"He didn't have to see this anniversary in detention": Austin Tice's mom ahead of 10-year mark
President Biden on Wednesday commemorated the 10-year anniversary of the abduction of American journalist and Marine Corps veteran Austin Tice, reiterating calls for the Syrian government to release him.
Why it matters: Tice, who was kidnapped in Syria in 2012, is one of the longest-held and most high-profile American hostages.
The big picture: While the U.S. has maintained that the Syrian government is responsible for Tice's fate, Bashar al-Assad's regime has never acknowledged holding him and efforts to free Tice over the past decade have yielded virtually no progress.
- Tice's parents, Debra and Marc Tice, met with Biden at the White House in May and expressed hope that the administration's commitment to engage with the Syrians could be a turning point in the effort to bring their son home.
- "We will continue to pursue all avenues, to include engaging anyone, including direct engagement, to secure the return of U.S. hostages and wrongfully detained persons," a White House official told Axios at the time.
What they're saying: "This week marks a decade since American Austin Tice was abducted in Damascus, Syria," Biden said in a statement Wednesday.
- "He is a son, he is a brother, and he is an investigative journalist who put the truth above himself and traveled to Syria to show the world the real cost of war," Biden said of Tice.
- "We know with certainty that he has been held by the Government of Syria. We have repeatedly asked the government of Syria to work with us so that we can bring Austin home," Biden added.
- "On the tenth anniversary of his abduction, I am calling on Syria to end this and help us bring him home."
- "The Tice family deserves answers, and more importantly, they deserve to be swiftly reunited with Austin," Biden said, adding, "Ten years is far, far too long. So is every additional day."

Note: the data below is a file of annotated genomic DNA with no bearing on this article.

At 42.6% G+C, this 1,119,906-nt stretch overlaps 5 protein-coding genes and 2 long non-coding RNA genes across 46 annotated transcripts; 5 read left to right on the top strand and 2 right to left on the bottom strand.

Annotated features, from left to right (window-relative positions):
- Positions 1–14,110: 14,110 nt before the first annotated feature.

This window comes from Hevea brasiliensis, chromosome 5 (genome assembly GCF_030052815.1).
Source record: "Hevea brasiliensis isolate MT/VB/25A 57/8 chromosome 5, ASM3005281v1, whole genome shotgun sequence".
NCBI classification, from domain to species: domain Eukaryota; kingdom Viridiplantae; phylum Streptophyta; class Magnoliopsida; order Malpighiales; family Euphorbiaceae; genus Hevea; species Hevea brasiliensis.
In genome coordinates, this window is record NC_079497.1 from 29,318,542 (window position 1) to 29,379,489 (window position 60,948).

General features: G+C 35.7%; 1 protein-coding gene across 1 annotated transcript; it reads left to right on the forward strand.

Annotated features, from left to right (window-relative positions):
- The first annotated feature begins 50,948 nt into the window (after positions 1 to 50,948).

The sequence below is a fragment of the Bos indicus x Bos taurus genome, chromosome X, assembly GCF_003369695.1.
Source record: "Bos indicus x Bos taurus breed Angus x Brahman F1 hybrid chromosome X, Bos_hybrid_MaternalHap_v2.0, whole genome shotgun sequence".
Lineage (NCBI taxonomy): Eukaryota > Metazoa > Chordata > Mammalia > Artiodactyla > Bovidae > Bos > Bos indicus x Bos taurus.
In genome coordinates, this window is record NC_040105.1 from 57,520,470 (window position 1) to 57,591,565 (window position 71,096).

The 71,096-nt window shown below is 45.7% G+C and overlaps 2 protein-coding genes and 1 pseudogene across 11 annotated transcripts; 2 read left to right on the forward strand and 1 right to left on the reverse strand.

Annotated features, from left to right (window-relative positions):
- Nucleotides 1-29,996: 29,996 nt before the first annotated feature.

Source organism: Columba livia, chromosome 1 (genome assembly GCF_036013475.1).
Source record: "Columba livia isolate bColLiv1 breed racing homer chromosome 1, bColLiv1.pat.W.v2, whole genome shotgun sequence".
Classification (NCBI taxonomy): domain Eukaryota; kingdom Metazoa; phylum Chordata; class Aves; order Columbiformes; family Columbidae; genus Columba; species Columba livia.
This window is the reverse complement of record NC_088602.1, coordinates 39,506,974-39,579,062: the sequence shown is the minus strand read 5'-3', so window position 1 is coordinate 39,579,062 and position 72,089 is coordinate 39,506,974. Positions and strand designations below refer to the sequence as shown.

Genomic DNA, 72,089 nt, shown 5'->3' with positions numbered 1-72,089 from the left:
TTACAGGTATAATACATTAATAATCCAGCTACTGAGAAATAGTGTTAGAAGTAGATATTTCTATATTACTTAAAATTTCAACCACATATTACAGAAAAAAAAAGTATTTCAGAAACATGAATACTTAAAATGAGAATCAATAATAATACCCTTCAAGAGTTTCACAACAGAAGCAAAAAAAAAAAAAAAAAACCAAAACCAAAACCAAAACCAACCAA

Debra Tice told Axios that while she commended Biden's statement as "the most accurate and honest and heartfelt" given thus far, she questioned the lack of progress made to free Austin Tice since the May meeting.
- "When are we going to follow the President's directive, the four-step directive — get the meeting, listen, find out what they want, work with them?" Debra Tice asked, referring to negotiations with the Syrian government.
- "I just think about Austin. And I think about how is it going to affect him, on Sunday, when the truth is right in his face that he's been left there for 10 years," she added of the anniversary this weekend.
- "He didn't have to see this anniversary in detention. The President gave a mandate three-and-a-half months ago. And we're still working to get a meeting?"
- "I feel like they've been busy to make it look like they're trying to get a meeting. Rather than go directly to the Syrians and request a meeting."
The case of WNBA star Brittney Griner, which captured national attention this year and reportedly sparked discussions of a prisoner swap deal between the U.S. and Russia, illustrates "how things work when the government has a will," Debra Tice said.
- "They've definitely indicated that the United States government is, in fact, willing to do the three most important things to free someone that's being held as hostage," she said.
- "It's engagement, negotiation and concession. And for nine years, I've had to hear that the United States doesn't do that."
The bottom line: "I think the most important thing to keep in mind is this is not a discussion about foreign policy," Debra Tice said, adding, "This is about an American who should be at home with his family."
- "Austin's waiting. And he believes that his government will do this. I think this is going to be a challenging day for him."